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To Mend A Failing Heart

  January, 24 2008 9:47
your information resource in human molecular genetics

A method to create an artificial heart using the remains of an actual full-sized adult heart that has been stripped of all its cells, but then replanted with neonatal heart cells, may hold promise for its eventual use in transplant surgery. The technique is reported online in Nature Medicine.

About 3,000 patients in the United States await a donor heart; worldwide, 22 million people live with heart failure. An artificial heart is a theoretical alternative for transplantation. Generating an artificial heart requires engineering of the cardiac architecture, appropriate cellular constituents and pump function.

Doris Taylor and colleagues removed all cells from rat hearts by bathing them with detergents. This manipulation allowed them to preserve the underlying tissue, obtaining a heart 'scaffold' with blood vessels, competent heart valves and intact atrial and ventricular geometry. The team then replenished the cardiac cell composition by seeding these scaffolds with neonatal cardiac cells and maintained them in culture conditions that simulated cardiac physiology. Four days later, they observed contractions and, by day 8, their constructs could generate pump function equivalent to about 2% of adult hearts.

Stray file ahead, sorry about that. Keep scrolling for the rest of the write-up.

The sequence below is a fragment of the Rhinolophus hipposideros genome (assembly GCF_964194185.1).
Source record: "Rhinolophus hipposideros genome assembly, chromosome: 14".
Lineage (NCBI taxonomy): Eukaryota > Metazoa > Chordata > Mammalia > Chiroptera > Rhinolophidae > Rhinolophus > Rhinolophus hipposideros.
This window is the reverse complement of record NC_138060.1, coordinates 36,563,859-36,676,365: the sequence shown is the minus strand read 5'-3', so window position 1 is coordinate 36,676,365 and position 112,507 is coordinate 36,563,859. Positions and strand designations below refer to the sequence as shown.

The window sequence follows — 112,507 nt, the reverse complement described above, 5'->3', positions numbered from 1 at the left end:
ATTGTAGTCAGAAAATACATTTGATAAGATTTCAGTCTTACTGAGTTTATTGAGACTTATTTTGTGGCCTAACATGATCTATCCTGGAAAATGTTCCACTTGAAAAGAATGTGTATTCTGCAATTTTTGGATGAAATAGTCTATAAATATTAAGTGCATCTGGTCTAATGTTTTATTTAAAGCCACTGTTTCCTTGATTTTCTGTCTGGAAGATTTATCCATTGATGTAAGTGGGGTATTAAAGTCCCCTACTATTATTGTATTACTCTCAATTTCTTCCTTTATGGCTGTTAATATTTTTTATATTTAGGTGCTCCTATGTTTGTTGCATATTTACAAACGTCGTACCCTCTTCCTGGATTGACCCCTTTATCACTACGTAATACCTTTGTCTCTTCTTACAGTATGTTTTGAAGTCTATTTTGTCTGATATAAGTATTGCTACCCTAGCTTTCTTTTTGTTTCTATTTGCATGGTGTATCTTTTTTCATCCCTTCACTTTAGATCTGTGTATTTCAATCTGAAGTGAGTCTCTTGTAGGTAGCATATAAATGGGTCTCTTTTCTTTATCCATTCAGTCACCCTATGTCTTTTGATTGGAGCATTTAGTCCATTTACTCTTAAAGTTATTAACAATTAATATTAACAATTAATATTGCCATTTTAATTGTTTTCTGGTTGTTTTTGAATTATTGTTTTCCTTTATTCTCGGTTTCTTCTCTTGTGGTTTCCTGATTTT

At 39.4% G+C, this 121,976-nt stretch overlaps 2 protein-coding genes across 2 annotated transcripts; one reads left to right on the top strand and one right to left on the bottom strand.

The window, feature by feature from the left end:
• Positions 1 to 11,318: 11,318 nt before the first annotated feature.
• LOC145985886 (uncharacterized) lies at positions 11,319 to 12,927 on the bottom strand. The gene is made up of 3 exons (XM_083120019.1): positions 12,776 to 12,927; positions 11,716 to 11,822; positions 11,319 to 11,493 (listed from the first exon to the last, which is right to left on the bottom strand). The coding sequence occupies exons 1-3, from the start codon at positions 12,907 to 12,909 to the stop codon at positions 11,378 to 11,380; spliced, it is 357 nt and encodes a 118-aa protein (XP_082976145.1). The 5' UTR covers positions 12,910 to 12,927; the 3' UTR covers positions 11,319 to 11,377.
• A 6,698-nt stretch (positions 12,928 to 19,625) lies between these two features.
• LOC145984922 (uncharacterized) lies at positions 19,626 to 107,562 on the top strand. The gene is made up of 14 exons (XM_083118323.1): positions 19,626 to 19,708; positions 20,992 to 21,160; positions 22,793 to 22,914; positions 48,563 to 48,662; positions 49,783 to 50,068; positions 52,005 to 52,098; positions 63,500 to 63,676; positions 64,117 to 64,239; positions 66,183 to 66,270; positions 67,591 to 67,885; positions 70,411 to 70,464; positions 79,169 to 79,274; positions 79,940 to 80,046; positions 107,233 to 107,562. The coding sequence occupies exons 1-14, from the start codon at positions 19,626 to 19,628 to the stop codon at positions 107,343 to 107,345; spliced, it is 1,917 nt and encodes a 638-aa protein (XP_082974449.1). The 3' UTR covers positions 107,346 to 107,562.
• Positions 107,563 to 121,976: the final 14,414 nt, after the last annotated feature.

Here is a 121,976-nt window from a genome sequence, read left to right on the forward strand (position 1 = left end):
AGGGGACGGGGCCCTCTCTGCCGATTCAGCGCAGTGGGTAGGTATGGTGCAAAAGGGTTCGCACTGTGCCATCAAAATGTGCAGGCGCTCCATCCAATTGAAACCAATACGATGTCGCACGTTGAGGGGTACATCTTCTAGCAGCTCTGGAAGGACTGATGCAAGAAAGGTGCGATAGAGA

Although the in vivo functionality of this artificial heart has yet to be explored, this approach may hold promise for its use in transplant surgery.

Author contact:

Doris Taylor (University of Minnesota, Minneapolis, MN, USA)
E-mail: dataylor@umn.edu

Abstract available online.

(C) Nature Medicine press release.

Message posted by: Trevor M. D'Souza

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